- Fuel cell plants can be added incrementally in a cost effective manner. For example, beginning with five percent capture of carbon emissions doesn’t materially change the cost of power for rate payers while decreasing pollutants and increasing power output.
“It is also appropriate to highlight the value of the Federal Investment Tax Credit in relation to carbon capture as the presence of the ITC reduces the total capital investment needed by the power plant owner to meet carbon reduction targets and facilitates the attraction of private capital to own the fuel cell power plants, leading to lower costs for rate-payers,” continued Mr. Bottone.
The FuelCell Energy technology efficiently separates and concentrates CO2 as a side reaction during the power generation process. In a typical application, clean natural gas is combined with ambient air to the fuel cells for their power generation process. For the carbon capture fuel cell solution, the exhaust flue gas of a coal or gas-fired power plant is directed to the air intake of the fuel cell plant, replacing the use of ambient air. Within the fuel cells, the CO2 in the flue gas is separated and concentrated enabling cost effective capture.
An additional benefit is that approximately 70 percent of the smog-producing nitrogen oxide (NOx) emissions in coal and gas-fired power plant exhaust is destroyed by the electro-chemical reaction within the fuel cells. This reduces the cost of NOx removal equipment for power plant operators while benefiting society with cleaner air. Since DFC power plants produce power efficiently and with virtually zero emissions, the net result is a compelling solution for preventing the release of green-house gases by coal or gas-fired power plants while simultaneously increasing overall net efficiency and power output. Additional benefits include reduction of the operating cost related to removal of NOx and reduction in water usage as existing carbon capture technologies are water intensive.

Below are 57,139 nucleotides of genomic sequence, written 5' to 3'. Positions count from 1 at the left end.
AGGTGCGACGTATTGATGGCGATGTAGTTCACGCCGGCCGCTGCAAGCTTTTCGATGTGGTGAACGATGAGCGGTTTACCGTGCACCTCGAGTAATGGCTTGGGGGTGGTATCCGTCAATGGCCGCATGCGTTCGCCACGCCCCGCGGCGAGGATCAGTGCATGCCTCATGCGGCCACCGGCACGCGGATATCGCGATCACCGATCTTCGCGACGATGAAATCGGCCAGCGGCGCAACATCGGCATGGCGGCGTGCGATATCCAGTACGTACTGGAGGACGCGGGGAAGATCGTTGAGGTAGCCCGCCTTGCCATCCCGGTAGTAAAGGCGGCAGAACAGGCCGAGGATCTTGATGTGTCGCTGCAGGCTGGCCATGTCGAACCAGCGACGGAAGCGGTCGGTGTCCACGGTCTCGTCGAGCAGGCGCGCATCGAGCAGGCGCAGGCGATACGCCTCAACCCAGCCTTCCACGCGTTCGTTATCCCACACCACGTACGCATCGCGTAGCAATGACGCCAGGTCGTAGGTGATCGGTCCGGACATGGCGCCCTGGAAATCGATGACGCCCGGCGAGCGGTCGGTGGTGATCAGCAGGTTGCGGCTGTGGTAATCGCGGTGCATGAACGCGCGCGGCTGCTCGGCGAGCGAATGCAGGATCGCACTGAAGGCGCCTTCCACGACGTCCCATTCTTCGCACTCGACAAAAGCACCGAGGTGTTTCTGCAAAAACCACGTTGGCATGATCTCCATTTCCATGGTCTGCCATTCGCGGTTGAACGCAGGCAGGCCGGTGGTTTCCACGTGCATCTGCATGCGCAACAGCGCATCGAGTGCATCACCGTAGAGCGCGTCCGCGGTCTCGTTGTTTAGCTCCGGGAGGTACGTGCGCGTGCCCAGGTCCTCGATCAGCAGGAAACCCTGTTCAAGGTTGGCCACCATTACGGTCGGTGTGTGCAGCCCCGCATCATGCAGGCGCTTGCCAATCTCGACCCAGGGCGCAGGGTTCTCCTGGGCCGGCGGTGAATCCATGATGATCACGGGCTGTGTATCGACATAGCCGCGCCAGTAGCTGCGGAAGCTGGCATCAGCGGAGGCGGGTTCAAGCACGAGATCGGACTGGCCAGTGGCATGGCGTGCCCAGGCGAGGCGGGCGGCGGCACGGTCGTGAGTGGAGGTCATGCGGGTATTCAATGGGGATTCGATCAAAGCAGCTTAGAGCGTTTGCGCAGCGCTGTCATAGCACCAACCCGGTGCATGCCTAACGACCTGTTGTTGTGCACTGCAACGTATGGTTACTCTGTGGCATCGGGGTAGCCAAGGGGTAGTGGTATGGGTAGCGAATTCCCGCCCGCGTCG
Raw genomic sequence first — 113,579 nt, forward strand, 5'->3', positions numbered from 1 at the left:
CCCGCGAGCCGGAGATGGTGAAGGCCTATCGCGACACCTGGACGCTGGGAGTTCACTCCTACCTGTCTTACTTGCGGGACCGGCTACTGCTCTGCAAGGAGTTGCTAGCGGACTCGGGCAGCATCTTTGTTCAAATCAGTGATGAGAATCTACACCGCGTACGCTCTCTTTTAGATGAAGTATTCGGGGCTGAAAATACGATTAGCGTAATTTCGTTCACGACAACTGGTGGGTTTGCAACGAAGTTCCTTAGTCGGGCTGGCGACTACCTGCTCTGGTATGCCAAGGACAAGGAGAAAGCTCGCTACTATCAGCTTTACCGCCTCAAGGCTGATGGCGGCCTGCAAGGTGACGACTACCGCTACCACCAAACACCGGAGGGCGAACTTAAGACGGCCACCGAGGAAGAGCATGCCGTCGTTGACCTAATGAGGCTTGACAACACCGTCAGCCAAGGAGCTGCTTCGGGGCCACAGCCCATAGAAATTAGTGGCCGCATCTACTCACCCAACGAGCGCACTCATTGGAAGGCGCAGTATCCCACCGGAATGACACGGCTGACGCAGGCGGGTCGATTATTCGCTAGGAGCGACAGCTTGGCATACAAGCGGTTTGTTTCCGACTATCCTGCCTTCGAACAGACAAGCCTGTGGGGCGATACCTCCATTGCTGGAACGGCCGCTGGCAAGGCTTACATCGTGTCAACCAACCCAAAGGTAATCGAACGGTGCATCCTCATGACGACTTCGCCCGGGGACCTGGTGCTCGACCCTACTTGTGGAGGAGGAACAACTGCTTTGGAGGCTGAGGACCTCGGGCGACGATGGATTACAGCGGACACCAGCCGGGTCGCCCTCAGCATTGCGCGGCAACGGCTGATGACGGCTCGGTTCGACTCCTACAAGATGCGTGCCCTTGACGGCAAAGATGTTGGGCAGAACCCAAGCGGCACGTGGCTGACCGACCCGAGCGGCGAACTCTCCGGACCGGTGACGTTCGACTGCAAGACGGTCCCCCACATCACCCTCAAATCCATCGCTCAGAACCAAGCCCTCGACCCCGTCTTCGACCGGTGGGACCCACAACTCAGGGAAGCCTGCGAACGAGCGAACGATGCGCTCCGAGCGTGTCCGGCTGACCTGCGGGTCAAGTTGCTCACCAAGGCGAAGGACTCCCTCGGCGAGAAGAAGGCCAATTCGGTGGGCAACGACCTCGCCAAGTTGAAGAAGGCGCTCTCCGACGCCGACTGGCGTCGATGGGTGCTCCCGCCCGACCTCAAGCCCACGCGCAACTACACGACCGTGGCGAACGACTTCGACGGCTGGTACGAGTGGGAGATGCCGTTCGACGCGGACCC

Direct FuelCell® (DFC®) power plants utilize carbonate fuel cell technology and provide continuous power where the power is used, including both on-site applications and electric grid support. The combination of near-zero pollutants, modest land-use needs, and quiet operating nature of these stationary fuel cell power plants facilitates locating the power plants in urban locations. The power plants are fuel flexible, capable of operating on clean natural gas, on-site renewable biogas, or directed biogas. The fuel cells generate power via a highly efficient electrochemical process that is virtually devoid of nitrogen oxide (NOx) that causes smog, sulfur dioxide (SOx) that contributes to acid rain, or particulate matter (PM10) that can aggravate asthma. Original Source »
Shares of Fuelcell Energy closed yesterday at $1.28 . FCEL has a 1-year high of $4.74 and a 1-year low of $1.05. The stock’s 50-day moving average is $1.25 and it’s 200-day moving average is $1.76.
Fuelcell Energy Inc is an integrated fuel cell company. The Company designs, manufactures, sells, installs, operates and services ultra-clean, highly efficient stationary fuel cell power plantsfor distributed power generation.